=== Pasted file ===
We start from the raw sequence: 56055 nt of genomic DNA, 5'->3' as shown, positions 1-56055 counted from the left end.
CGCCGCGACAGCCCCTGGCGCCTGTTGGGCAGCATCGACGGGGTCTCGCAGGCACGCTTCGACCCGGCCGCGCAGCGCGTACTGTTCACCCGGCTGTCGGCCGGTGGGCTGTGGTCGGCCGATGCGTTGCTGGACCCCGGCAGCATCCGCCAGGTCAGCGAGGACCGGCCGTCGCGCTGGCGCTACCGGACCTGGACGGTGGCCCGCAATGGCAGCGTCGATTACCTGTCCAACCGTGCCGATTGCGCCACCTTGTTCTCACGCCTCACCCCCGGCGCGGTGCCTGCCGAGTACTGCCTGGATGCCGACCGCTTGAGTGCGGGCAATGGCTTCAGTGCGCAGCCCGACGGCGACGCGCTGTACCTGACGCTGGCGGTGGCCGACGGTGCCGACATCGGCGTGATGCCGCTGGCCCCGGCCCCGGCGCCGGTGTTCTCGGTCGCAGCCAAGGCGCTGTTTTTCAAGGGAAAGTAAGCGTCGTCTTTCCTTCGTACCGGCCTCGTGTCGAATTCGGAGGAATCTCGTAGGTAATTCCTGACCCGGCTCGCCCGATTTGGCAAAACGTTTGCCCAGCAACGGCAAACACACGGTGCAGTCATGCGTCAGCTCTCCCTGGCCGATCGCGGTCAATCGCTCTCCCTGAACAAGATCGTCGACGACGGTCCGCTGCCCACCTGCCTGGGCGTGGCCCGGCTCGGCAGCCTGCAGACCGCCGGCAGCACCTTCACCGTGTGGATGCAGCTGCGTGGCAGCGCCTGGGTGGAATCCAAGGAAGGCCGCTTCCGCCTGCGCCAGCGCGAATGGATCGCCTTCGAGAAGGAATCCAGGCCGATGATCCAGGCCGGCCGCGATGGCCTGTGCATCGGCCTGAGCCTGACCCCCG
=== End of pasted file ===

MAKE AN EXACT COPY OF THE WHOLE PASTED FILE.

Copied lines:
We start from the raw sequence: 56055 nt of genomic DNA, 5'->3' as shown, positions 1-56055 counted from the left end.
CGCCGCGACAGCCCCTGGCGCCTGTTGGGCAGCATCGACGGGGTCTCGCAGGCACGCTTCGACCCGGCCGCGCAGCGCGTACTGTTCACCCGGCTGTCGGCCGGTGGGCTGTGGTCGGCCGATGCGTTGCTGGACCCCGGCAGCATCCGCCAGGTCAGCGAGGACCGGCCGTCGCGCTGGCGCTACCGGACCTGGACGGTGGCCCGCAATGGCAGCGTCGATTACCTGTCCAACCGTGCCGATTGCGCCACCTTGTTCTCACGCCTCACCCCCGGCGCGGTGCCTGCCGAGTACTGCCTGGATGCCGACCGCTTGAGTGCGGGCAATGGCTTCAGTGCGCAGCCCGACGGCGACGCGCTGTACCTGACGCTGGCGGTGGCCGACGGTGCCGACATCGGCGTGATGCCGCTGGCCCCGGCCCCGGCGCCGGTGTTCTCGGTCGCAGCCAAGGCGCTGTTTTTCAAGGGAAAGTAAGCGTCGTCTTTCCTTCGTACCGGCCTCGTGTCGAATTCGGAGGAATCTCGTAGGTAATTCCTGACCCGGCTCGCCCGATTTGGCAAAACGTTTGCCCAGCAACGGCAAACACACGGTGCAGTCATGCGTCAGCTCTCCCTGGCCGATCGCGGTCAATCGCTCTCCCTGAACAAGATCGTCGACGACGGTCCGCTGCCCACCTGCCTGGGCGTGGCCCGGCTCGGCAGCCTGCAGACCGCCGGCAGCACCTTCACCGTGTGGATGCAGCTGCGTGGCAGCGCCTGGGTGGAATCCAAGGAAGGCCGCTTCCGCCTGCGCCAGCGCGAATGGATCGCCTTCGAGAAGGAATCCAGGCCGATGATCCAGGCCGGCCGCGATGGCCTGTGCATCGGCCTGAGCCTGACCCCCG